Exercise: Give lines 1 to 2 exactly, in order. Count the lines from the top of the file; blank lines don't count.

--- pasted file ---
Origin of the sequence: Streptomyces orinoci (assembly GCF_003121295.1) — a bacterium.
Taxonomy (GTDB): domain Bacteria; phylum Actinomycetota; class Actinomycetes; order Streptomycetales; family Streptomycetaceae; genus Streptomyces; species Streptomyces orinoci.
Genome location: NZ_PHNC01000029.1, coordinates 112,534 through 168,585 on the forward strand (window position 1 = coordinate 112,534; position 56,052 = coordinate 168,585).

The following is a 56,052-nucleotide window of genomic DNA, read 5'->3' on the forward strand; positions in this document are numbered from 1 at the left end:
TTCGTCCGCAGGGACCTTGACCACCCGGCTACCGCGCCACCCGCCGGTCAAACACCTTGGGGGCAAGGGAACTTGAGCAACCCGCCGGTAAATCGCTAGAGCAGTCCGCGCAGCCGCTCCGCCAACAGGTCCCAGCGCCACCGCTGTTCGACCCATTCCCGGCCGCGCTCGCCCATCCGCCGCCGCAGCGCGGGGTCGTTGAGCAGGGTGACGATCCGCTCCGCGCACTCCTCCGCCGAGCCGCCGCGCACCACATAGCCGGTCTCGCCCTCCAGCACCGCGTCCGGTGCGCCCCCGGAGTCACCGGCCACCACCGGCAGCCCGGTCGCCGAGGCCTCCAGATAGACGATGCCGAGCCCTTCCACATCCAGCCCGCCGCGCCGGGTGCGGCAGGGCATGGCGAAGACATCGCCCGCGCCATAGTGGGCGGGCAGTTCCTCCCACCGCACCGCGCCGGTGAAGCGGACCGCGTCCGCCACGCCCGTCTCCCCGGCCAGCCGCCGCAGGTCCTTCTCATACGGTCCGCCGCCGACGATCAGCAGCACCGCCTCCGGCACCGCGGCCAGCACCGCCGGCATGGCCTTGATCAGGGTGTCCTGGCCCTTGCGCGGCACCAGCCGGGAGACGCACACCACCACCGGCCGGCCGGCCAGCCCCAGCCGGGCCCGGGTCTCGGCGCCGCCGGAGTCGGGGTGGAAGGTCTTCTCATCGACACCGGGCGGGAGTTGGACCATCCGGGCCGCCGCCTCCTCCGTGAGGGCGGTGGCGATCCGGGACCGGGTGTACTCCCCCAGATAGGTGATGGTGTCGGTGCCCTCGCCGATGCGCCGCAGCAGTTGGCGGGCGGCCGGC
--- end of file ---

Origin of the sequence: Streptomyces orinoci (assembly GCF_003121295.1) — a bacterium.
Taxonomy (GTDB): domain Bacteria; phylum Actinomycetota; class Actinomycetes; order Streptomycetales; family Streptomycetaceae; genus Streptomyces; species Streptomyces orinoci.